The Autumn Statement and HE

Thursday 5th December saw the release of the autumn statement from the Chancellor of the Exchequer. With a bit of a surprise in there about student number controls.

After quoting from the 1960 Robbins report, the statement describes how there has been an increased demand of higher skilled workers, and how there is still a salary premium for graduates. Higher education is therefore considered as a good investment for those who wish to pursue it (it might be useful to look at the recent BIS document  where the benefits of HE to both the individual and society, are described as being more than just economic).

A key change then is:

“However, this strong demand for higher education significantly exceeds the supply of
places. This is in part because the numbers of students providers can accept have been tightly
controlled since 2009. This cap acts as a bar to aspiration, as people with the grades to enter
higher education are excluded from doing so. And it also prevents the UK from developing the
highly-skilled workforce demanded in modern economies.
1.202 Autumn Statement 2013 announces that the government will remove the
cap on student numbers at publicly-funded higher education institutions in England
by 2015-16. This will enable institutions to expand their provision to meet demand from an
estimated 60,000 young people a year who have the grades to enter higher education but
cannot currently secure a place. For 2014-15, the government will significantly increase
the cap for HEFCE-funded institutions by 30,000, allowing those institutions that want
to begin expanding straight away to do so, and encouraging competition. To ensure that
institutions provide places in the subjects most needed in the economy, the government will
provide extra funding for STEM students of £50 million per academic year from 2015-16.”

An early response by University Alliance said:

“The announcement of additional student places is excellent news for the students, universities and the UK. This shows that the Government are future focussed and fully recognise the role that graduates and universities play in driving the UK economy towards a more prosperous future.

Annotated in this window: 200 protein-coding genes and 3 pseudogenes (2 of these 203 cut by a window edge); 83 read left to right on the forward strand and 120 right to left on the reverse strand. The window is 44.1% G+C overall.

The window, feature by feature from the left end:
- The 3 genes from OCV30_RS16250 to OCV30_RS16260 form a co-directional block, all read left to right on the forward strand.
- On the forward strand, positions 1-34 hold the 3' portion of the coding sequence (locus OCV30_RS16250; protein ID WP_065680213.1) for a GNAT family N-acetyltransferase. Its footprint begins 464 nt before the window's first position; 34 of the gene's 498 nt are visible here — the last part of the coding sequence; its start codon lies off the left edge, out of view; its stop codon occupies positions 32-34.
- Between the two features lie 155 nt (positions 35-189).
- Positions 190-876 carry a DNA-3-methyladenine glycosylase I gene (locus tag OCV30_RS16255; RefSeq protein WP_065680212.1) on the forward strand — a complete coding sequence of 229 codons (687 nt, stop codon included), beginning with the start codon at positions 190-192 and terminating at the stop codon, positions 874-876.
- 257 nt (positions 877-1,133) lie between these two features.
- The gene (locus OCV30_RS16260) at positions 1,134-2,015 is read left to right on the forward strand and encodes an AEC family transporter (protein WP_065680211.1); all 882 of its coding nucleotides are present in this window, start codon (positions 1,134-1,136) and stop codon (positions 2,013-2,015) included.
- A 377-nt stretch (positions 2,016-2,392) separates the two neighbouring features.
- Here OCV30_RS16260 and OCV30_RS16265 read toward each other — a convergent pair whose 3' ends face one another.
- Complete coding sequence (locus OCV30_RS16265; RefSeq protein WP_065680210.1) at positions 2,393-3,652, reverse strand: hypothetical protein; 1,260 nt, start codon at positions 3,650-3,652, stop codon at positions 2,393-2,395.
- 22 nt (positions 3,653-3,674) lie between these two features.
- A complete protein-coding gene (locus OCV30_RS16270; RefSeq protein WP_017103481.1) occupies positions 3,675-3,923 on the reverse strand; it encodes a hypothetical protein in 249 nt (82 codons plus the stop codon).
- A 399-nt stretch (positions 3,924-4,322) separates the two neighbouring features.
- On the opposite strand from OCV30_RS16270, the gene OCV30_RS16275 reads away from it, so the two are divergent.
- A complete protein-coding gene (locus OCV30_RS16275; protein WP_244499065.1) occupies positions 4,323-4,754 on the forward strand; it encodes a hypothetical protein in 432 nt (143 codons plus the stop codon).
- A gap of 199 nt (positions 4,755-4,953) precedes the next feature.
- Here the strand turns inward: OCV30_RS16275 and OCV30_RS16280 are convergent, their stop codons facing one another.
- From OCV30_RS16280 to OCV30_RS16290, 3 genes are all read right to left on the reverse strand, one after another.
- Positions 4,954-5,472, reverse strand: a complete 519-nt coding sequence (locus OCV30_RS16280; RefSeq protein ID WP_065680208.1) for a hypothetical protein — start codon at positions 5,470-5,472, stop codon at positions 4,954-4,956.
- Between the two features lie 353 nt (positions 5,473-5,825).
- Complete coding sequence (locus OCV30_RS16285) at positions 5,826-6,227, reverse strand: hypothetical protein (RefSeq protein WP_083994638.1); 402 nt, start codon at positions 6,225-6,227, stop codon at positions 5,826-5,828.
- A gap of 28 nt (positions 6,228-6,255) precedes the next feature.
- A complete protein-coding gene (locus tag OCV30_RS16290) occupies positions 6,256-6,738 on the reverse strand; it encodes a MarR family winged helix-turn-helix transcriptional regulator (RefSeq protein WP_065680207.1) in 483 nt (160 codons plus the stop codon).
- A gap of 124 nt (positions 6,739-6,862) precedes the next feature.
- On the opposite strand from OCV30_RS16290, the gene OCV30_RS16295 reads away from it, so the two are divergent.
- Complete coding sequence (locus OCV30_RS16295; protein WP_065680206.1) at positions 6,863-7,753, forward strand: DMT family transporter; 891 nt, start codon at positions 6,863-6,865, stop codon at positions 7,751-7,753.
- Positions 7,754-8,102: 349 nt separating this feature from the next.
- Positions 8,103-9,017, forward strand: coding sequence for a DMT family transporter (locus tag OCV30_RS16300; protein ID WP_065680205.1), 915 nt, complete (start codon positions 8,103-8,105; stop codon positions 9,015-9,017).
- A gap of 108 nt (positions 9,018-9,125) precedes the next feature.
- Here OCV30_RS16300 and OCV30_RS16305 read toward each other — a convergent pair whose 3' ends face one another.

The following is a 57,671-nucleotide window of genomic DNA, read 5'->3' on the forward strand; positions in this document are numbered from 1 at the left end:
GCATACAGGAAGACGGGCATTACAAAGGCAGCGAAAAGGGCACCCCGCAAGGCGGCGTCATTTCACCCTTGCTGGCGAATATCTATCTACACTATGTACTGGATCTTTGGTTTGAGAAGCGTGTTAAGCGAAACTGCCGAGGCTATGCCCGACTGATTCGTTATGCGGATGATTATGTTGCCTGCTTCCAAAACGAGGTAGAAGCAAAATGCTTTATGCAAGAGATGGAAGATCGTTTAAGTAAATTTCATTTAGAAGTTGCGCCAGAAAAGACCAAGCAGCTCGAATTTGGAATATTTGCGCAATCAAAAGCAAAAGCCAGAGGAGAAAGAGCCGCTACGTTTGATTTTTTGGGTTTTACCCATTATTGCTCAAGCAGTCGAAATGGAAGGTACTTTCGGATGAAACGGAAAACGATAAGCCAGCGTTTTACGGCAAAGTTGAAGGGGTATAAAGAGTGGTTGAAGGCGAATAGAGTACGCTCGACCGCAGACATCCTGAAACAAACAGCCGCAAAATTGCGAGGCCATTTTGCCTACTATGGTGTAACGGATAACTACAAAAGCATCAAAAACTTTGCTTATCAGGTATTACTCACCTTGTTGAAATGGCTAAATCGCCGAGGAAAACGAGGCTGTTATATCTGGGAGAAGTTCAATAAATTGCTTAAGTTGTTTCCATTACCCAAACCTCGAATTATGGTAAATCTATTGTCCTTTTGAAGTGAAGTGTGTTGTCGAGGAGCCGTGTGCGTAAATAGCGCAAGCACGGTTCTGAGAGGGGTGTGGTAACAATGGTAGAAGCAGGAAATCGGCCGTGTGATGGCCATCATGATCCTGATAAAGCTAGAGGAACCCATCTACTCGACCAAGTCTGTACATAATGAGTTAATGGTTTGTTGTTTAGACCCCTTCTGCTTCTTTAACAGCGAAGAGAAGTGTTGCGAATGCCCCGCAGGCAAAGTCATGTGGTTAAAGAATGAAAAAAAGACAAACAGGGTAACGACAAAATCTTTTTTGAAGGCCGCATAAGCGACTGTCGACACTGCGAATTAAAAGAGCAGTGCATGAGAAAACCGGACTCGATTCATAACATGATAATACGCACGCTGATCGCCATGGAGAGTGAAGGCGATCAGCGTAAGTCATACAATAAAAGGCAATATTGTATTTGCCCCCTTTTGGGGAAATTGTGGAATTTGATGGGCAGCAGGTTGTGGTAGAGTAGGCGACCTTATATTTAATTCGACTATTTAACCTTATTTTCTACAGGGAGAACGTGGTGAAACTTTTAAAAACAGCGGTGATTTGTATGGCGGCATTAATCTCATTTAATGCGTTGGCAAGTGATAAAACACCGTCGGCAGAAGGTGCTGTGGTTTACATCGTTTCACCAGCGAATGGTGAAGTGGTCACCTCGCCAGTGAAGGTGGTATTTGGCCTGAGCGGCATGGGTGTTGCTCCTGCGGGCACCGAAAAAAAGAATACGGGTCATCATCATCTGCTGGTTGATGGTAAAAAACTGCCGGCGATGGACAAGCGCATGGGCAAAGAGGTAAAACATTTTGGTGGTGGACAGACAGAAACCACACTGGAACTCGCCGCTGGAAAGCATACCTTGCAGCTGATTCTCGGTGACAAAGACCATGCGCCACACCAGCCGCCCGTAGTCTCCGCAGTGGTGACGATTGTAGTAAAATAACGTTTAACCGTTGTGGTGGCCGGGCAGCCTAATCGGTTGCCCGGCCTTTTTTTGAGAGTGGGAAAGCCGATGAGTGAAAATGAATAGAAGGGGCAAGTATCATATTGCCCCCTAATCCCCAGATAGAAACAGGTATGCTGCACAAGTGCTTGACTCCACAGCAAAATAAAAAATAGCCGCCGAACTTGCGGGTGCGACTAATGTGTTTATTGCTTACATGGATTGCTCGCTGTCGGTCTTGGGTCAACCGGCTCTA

“These extra places will ensure the UK can meet the need for additional highly skilled graduates helping us meet the demands of the future economy.

“Despite the difficult climate for all young people entering the job market it is still the case that a degree is by far the best route for most individuals. Universities will work hard to help with the transition into employment for all students.”

I think we can expect other similar responses from the other mission groups.

The expansion of student numbers will be funded by the sale of part of the student loan book. The statement goes on to say:

” Freeing higher education institutions from number controls will help improve quality
in the sector by increasing competition and allowing institutions who face strong demand
to expand. To maintain quality in the sector and ensure value for money, the government
will retain number controls at alternative providers in 2014-15 on the basis of their
2012-13 levels. From 2015-16, it will allow student numbers at alternative providers
to be freed in a similar manner as for HEFCE-funded provision. The higher education
sector has an internationally excellent reputation for quality. The government will continue to
closely monitor quality of provision across the sector and reserves the right to reimpose number
controls on institutions that expand their student numbers at the expense of quality”

I do think that the first sentence needs further examination. Firstly, increasing competition will not necessarily raise quality (especially when this is term is not defined). Secondly, many institutions may chose not to increase numbers of undergraduate students, despite rising demand, as they may  not be able, or indeed want to meet that demand.

The converse of course, is not reported in the statement. In encouraging competition, the situation may become more difficult for some universities, who may have relied on recruiting students who were unable to get into more  selective institutions. As the SNC is removed, so is some of the protection that the current regulated market provides. It can be well argued that this is a form of protectionism that a free market should of course not support.

The ability of alternative providers to be freed from number controls also from 2015-16 must present a risk, in terms of the number of loans that the government might need to provide for students at these providers, recognising the impact on BIS finances caused by  the rapid expansion in HNC/HND numbers at these institutions.

What will be interesting now, is how universities will choose to plan or change their student recruitment strategies, and to what extent this statement might impact on strategic plans that were not anticipating a removal of number controls.